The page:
Voter ID: 3 views
Becoming a U.S. citizen is not a difficult process. Only citizens with proof of their citizenship consisting of the voter registration, a valid ID or valid driver’s license should be allowed to vote in U.S. elections.
You and I are not allowed to vote in any country we visit. How is this process difficult for any serious voter to understand? The debate about voter ID is ridiculous. Anyone should be able to obtain a valid driver’s license or valid ID in their home state with all the opportunities available to do so, including taking the driver’s exam by video or tape or through a language exam. At the driver’s license office, a citizen is able to register to vote as well. Announcements are made for the voter registration deadline prior to elections if a citizen is serious about voting.
Citizens can vote in elections with all the means available including absentee voting, early voting or even having someone drive the voter to the polling location where an election judge can come to the vehicle to assist in casting a ballot.
Cecilia Kuklies, West
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My mother went to get an ID from the Texas Department of Public Safety. She had a driver’s license for more than 60 years at the same address. We went to get an ID because she was giving up her driver’s license and needed some form of ID.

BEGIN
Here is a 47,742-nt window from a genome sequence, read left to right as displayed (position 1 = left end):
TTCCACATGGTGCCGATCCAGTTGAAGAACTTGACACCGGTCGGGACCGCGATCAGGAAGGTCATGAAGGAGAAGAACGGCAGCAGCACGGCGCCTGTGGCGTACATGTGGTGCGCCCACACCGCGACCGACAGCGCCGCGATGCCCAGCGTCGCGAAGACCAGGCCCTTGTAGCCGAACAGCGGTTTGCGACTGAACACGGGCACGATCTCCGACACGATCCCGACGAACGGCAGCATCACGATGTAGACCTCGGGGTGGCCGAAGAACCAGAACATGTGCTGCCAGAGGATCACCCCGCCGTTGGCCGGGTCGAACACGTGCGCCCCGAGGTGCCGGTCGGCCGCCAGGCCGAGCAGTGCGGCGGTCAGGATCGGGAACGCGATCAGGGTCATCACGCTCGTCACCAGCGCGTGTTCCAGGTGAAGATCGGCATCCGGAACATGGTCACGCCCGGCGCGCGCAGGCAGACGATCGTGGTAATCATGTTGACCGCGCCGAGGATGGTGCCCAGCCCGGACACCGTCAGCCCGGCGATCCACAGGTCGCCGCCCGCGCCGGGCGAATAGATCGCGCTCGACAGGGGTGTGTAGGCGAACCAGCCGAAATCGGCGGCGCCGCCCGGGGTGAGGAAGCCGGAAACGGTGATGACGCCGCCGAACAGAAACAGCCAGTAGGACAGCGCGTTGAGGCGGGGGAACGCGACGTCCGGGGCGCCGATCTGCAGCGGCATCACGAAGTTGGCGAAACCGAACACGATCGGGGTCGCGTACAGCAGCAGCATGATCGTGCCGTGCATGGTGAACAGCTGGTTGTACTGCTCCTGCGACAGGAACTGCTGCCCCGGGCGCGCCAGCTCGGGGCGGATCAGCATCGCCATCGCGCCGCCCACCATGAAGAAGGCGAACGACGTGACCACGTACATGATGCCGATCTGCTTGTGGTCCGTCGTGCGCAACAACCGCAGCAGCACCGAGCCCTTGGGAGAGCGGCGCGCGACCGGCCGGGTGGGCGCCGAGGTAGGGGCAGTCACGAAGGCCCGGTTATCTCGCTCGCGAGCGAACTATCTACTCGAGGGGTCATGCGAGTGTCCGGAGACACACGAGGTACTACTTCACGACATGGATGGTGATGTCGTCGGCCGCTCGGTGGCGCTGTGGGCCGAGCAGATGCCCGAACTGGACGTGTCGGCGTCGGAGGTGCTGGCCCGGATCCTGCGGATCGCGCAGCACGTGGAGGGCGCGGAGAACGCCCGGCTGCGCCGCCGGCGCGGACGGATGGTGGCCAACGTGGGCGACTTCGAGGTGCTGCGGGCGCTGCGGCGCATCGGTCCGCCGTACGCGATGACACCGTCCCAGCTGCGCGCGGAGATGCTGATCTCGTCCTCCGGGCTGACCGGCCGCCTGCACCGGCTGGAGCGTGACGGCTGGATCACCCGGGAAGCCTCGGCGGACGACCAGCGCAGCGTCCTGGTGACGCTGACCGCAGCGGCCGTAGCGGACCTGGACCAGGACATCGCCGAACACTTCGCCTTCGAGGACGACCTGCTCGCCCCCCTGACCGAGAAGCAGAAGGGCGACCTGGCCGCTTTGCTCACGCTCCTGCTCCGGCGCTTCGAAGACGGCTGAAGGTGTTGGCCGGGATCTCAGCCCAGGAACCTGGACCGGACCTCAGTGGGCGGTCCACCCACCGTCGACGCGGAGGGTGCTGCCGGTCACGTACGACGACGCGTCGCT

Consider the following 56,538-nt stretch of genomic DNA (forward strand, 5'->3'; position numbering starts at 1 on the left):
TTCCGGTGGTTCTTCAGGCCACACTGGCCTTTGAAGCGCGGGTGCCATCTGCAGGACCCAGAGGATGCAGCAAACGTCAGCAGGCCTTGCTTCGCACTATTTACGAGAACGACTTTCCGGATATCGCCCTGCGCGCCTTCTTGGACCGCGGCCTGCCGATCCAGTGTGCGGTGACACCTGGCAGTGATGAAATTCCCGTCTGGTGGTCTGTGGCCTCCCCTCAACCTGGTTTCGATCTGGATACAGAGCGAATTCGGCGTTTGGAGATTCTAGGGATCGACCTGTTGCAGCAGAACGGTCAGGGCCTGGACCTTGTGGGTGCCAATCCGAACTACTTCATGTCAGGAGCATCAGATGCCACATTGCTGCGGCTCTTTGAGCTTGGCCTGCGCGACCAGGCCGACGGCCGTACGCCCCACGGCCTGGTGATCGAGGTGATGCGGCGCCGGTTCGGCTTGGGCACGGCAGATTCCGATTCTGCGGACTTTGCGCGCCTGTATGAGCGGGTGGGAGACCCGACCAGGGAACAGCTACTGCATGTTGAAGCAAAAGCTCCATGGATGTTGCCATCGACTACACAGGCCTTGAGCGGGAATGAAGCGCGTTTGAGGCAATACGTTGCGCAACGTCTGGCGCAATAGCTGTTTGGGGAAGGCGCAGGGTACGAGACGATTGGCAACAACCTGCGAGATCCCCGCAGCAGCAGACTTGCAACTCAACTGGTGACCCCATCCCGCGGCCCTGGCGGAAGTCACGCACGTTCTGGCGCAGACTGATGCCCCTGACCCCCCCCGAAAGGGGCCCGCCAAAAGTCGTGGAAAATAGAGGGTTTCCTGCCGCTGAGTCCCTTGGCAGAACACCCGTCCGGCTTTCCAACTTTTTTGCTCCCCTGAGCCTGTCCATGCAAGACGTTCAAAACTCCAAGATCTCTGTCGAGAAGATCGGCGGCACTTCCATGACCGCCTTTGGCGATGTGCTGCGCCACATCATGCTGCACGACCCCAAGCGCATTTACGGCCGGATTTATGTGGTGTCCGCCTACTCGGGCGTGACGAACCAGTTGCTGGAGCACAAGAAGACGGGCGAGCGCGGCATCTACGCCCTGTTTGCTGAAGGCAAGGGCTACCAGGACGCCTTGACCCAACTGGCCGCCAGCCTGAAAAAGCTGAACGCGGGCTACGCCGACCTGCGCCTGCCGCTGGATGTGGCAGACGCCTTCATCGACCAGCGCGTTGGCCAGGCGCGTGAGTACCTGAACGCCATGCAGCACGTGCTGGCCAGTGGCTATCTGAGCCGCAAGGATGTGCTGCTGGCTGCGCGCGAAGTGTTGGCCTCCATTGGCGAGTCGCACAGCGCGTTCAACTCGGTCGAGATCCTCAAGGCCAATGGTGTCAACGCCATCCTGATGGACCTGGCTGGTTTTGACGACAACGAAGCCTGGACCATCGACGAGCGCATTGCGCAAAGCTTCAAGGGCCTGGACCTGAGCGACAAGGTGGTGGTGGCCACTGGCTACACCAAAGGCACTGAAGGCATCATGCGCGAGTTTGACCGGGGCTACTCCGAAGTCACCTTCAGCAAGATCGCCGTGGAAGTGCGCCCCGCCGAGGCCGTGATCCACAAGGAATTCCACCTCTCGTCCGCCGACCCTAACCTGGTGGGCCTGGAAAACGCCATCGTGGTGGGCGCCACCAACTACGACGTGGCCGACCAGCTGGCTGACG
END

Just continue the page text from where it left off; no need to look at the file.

Our reception? They treated my mother like she was a nobody and demanded three bills and other materials going to her current address, which, of course, was the same as it has been for over 60 years. Plus they wanted a picture ID. At least they took her driver’s license for this.
Someone please explain why they could not just take her driver’s license, still current and valid at the time, and give her an ID. When you renew a driver’s license, all you have to do is fill out the form and take an eye test. Why make it so hard for someone who has had a driver’s license at the same address for more than 60 years? I just wonder what people do if they don’t own their home or have any bills or mailings in their name.
I also got an ID card from the DPS and had to go through the same hassle. Since then, our leaders in Austin decided to make it illegal to have an ID and driver’s license at the same time. Mom was just getting an ID because she was not renewing her license!
Allen Lyman, Waco
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I read about the courts rejecting voter ID laws as a means of keeping certain people from voting. Going by that logic, if you go to the bank, grocery store, department store, etc., to pay with a check or to cash a personal check, then you should not be asked to show a picture ID even if the business doesn’t know you.
When a person goes to vote in an election, voting personnel need to know if this person is who he or she says he or she is. They must show a picture ID to prevent voter fraud. There are places that offer free photo IDs, so there is no excuse not to have one.
J. Woychesin, Bremond